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Dynamical Consistency of Reanalysis Datasets in the Extratropical Stratosphere

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  • 1 Department of Atmospheric and Oceanic Sciences, McGill University, Montreal, Canada
  • | 2 School of Earth and Environmental Sciences, Seoul National University, Seoul, South Korea
  • | 3 Department of Earth Sciences, Aichi University of Education, Kariya, Japan
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Abstract

Reanalysis data provide a good estimate of global atmospheric temperature and wind fields. However, the available reanalysis datasets reveal nonnegligible discrepancies in their mean state and temporal variability. In this study, the quality of eight reanalysis datasets is evaluated by examining their dynamical consistency in the extratropical stratosphere. The dynamical consistency is quantified by computing the residual of the zonal-mean momentum equation. The residual is generally small in the lower stratosphere, especially at and below 30 hPa, but increases significantly aloft in both hemispheres poleward of 45°, where the effect of parameterized gravity wave drag becomes important. However, at most levels, a large difference in the residual is found among the datasets. This interdata difference is mainly caused by an uncertainty in the Coriolis torque. The non-quasigeostrophic terms, such as those associated with the vertical motion, also play a nonnegligible role when the polar vortex accelerates or decelerates.

The latest reanalysis datasets exhibit smaller residuals than their earlier counterparts. For example, ERA-Interim is dynamically more consistent than ERA-40. This improvement over the generations is largely attributed to a better representation of the Coriolis torque. This is not likely achieved by the increase in satellite data observations over the past few decades. In fact, the dynamical consistency is only weakly sensitive to the analysis period. Instead, model-specific factors, such as data assimilation technique, model resolution, and physics, likely play a crucial role in improving the dynamical consistency.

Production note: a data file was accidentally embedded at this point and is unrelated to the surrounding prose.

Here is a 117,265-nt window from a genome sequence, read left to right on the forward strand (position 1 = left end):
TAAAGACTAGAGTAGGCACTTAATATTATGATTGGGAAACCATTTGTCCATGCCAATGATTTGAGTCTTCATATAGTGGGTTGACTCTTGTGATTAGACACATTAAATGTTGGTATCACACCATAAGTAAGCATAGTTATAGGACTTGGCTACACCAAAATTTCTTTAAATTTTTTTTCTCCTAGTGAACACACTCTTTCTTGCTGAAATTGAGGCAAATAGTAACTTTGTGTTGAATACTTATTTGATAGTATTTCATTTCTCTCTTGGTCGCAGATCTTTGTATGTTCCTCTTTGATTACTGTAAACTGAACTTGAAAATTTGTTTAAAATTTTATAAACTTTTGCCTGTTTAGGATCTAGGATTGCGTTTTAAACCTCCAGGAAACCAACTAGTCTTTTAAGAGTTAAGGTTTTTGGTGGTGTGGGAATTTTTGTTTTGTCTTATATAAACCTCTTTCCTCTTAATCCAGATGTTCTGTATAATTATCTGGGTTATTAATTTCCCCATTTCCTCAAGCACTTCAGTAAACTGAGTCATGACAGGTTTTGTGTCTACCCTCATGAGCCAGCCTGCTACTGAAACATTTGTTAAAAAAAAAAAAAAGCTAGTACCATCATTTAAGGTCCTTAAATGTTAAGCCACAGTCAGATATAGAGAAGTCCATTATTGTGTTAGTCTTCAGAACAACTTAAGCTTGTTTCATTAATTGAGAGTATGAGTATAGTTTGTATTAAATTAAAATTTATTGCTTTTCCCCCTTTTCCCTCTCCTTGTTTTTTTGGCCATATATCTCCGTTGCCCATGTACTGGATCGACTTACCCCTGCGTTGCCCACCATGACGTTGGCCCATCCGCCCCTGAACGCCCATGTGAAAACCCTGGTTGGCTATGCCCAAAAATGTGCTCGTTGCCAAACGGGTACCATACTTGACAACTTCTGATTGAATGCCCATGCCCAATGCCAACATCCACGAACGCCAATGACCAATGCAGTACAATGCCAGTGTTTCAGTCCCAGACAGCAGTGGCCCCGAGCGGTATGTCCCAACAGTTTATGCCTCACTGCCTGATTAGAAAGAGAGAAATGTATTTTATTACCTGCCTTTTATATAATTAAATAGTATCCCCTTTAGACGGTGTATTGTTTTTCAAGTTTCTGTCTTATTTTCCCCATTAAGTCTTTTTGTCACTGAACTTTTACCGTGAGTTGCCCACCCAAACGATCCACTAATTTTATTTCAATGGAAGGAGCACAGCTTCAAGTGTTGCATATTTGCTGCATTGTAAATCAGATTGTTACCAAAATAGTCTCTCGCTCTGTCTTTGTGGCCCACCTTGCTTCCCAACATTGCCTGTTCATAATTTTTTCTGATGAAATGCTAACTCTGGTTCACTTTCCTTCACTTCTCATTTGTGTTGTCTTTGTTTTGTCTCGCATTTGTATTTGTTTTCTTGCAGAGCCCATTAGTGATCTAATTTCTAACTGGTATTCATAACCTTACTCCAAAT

Corresponding author address: Patrick Martineau, McGill University, 805 Sherbrooke Street West, Montreal QC H3A 0B9, Canada. E-mail: pmartineau@meteo.mcgill.ca

Abstract

Reanalysis data provide a good estimate of global atmospheric temperature and wind fields. However, the available reanalysis datasets reveal nonnegligible discrepancies in their mean state and temporal variability. In this study, the quality of eight reanalysis datasets is evaluated by examining their dynamical consistency in the extratropical stratosphere. The dynamical consistency is quantified by computing the residual of the zonal-mean momentum equation. The residual is generally small in the lower stratosphere, especially at and below 30 hPa, but increases significantly aloft in both hemispheres poleward of 45°, where the effect of parameterized gravity wave drag becomes important. However, at most levels, a large difference in the residual is found among the datasets. This interdata difference is mainly caused by an uncertainty in the Coriolis torque. The non-quasigeostrophic terms, such as those associated with the vertical motion, also play a nonnegligible role when the polar vortex accelerates or decelerates.

The latest reanalysis datasets exhibit smaller residuals than their earlier counterparts. For example, ERA-Interim is dynamically more consistent than ERA-40. This improvement over the generations is largely attributed to a better representation of the Coriolis torque. This is not likely achieved by the increase in satellite data observations over the past few decades. In fact, the dynamical consistency is only weakly sensitive to the analysis period. Instead, model-specific factors, such as data assimilation technique, model resolution, and physics, likely play a crucial role in improving the dynamical consistency.

Corresponding author address: Patrick Martineau, McGill University, 805 Sherbrooke Street West, Montreal QC H3A 0B9, Canada. E-mail: pmartineau@meteo.mcgill.ca
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